Q - Has your neighbour undertaken his building work within the law?
Q - When did they do these works?
Q - Did they serve you a section 1(1) or (2) notice one month before the start of his works?
Your party wall notice should outline:
a) how the works are to be carried out,
b) a ‘schedule of condition’ about your adjoining property* and
c) actual drawings that reflect the details of the suggested works.
D) your statutory rights.
*photographs of the adjoining property are usually attached to the schedule of condition.
If you have not received a party wall notice you may need to get an injunction served on your neighbour immediately. An injunction can get the building works stopped. Read more about how an injunction works.
Building without a party wall agreement goes against The Party Wall Act, etc. 1996 and is not allowed. Read how I got on at Court when dealing with an injunction.
If you have received a party wall notice but still have concerns, contact your Surveyor. He will explain to you that it is not always possible to define exactly where your legal boundary lays.
During this type of dispute, it’s important to keep calm and follow the advice of your Surveyor. Avoid going to Court as Solicitors fees will soon see your costs spiral out of control.
Discuss the matter with your Surveyor as he may consider that adverse possession has occurred. Adverse possession is when someone treats their neighbours land as though it were his own and he then takes ownership of it. The term adverse possession is also known as squatters rights.
This act usually occurs when a fence, or wall, is erected and stands on land that does not belong to them. Adverse possession usually occurs over a long period of time. After 12 years, if no objection is made, the rightful land owner may lose his rights to claim back his land.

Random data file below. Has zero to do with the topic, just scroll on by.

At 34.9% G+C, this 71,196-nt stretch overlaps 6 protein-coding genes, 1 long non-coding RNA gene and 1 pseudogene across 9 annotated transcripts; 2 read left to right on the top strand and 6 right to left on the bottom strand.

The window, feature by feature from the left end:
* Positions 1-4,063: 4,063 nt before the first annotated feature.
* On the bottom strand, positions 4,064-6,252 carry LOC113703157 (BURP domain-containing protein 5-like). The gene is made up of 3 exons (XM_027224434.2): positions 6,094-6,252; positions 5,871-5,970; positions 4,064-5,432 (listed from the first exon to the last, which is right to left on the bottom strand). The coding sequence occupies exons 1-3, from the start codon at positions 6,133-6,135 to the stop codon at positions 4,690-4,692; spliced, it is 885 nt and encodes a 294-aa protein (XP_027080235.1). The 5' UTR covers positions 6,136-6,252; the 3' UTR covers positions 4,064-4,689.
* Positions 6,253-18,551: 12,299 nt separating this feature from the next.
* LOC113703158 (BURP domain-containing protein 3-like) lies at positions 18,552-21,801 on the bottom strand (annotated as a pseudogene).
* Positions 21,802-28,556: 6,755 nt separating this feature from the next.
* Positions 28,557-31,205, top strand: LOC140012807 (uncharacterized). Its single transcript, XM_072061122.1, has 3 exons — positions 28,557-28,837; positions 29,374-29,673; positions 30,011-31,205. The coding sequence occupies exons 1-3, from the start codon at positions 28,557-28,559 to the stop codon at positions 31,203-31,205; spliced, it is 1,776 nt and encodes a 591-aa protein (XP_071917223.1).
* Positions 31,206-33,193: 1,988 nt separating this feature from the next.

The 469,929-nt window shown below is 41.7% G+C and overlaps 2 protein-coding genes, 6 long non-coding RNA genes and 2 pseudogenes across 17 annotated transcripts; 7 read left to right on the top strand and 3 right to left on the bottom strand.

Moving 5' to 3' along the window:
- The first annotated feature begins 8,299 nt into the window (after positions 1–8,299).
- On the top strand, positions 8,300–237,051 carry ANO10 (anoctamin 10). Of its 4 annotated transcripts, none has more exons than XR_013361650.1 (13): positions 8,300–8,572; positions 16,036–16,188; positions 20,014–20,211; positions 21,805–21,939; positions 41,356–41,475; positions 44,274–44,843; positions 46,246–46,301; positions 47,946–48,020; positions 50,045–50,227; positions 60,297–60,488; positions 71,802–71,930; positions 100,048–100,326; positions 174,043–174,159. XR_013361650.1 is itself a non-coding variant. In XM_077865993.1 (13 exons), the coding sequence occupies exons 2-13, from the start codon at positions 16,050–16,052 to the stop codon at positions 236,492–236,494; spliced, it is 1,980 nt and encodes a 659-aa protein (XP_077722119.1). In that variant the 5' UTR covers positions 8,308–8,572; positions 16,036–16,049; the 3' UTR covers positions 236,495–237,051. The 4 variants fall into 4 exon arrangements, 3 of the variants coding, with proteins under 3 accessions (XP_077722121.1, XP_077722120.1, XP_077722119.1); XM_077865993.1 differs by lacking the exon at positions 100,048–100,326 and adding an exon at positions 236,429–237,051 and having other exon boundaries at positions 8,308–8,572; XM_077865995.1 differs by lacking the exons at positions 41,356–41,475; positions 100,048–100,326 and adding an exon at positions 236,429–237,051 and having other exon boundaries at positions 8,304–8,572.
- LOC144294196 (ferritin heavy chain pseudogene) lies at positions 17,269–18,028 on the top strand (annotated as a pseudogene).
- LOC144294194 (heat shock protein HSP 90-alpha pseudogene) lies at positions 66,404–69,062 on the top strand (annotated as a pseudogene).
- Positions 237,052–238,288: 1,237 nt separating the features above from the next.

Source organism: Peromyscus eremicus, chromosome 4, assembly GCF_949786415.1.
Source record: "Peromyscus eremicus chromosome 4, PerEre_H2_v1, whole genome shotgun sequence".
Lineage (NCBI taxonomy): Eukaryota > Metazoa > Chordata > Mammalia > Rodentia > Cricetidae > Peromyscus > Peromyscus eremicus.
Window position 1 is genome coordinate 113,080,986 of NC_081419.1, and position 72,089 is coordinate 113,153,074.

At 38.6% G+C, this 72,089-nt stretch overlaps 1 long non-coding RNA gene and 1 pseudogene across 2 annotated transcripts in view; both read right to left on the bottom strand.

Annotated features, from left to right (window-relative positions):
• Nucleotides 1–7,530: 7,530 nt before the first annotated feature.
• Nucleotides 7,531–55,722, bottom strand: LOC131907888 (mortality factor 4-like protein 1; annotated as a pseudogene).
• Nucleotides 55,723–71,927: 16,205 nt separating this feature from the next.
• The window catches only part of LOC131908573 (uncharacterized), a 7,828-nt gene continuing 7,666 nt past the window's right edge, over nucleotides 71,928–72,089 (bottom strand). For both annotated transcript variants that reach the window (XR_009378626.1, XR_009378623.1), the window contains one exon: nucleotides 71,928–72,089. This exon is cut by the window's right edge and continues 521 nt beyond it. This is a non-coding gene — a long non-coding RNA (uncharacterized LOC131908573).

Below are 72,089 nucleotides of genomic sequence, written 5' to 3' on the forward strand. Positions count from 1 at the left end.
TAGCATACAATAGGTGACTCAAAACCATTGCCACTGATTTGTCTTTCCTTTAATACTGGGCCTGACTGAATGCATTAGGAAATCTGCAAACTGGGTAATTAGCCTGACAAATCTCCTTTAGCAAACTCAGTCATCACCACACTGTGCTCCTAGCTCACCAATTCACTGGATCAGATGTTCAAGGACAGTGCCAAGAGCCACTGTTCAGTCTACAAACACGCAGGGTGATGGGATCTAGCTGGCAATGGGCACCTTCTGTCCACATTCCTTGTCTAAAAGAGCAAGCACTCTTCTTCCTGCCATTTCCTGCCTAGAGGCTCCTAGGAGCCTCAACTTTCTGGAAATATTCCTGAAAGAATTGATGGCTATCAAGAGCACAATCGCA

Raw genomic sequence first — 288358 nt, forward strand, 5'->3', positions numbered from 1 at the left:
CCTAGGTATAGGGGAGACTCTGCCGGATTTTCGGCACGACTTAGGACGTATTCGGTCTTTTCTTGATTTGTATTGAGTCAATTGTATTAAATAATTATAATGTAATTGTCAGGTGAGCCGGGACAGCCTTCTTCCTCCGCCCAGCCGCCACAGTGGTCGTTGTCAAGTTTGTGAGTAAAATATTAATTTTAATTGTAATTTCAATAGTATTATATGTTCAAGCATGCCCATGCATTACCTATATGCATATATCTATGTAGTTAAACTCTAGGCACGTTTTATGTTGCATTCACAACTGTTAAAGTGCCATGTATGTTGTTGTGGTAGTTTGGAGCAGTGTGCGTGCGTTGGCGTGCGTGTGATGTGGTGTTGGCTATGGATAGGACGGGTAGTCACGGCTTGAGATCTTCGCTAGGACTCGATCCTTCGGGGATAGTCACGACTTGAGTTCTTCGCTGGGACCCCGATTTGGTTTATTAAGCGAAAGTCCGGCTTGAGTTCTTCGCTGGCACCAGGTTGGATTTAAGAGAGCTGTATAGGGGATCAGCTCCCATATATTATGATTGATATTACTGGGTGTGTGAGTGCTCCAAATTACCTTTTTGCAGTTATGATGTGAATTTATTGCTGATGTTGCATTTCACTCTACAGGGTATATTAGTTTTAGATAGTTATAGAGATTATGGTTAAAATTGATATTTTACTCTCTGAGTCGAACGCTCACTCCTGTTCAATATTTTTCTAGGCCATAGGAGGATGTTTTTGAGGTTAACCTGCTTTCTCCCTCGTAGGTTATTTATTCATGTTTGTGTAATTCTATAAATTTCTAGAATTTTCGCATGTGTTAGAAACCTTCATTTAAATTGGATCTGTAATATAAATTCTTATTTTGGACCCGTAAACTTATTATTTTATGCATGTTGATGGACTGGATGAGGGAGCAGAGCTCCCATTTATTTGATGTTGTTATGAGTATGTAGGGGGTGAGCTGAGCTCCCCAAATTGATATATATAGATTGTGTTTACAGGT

Another way to resolve your boundary matter is to make an application to the Land Registry to define your boundary. They can help only if there is enough proof to verify its position. Each case is assessed by reviewing old title deeds, historical photographs and images. It will help your case if you are able to submit relevant documents, old photographs and witness statements.
Determining boundaries can be a complex issue to resolve. We always recommend talking with the involved neighbours first to reach an amicable agreement, but understand that this is not always possible.
Our experienced Party Wall Surveyors have dealt with hundreds of boundary wall disputes. We have seen this problem occur across the UK, in houses big and small.
If you have a situation that feels out of control or would like a second opinion – Antino and Associates can help. We can act as your Surveyor and deal with your dispute.
We are a team of professionals that understand the stresses that can be experienced. It is our aim to offer advice that is easy to understand, provide reports that are unbiased and give speedy resolutions.
We regularly travel to clients across the UK. Do you live in Cambridge, London, Essex or Norfolk? Call 01245 490 019 today to make an appointment that’s convenient for you.
Anyone considering mediation as an alternative to the Party Wall Act (PWA) should read this carefully before jumping ship and moving away from the protection that parliament provides.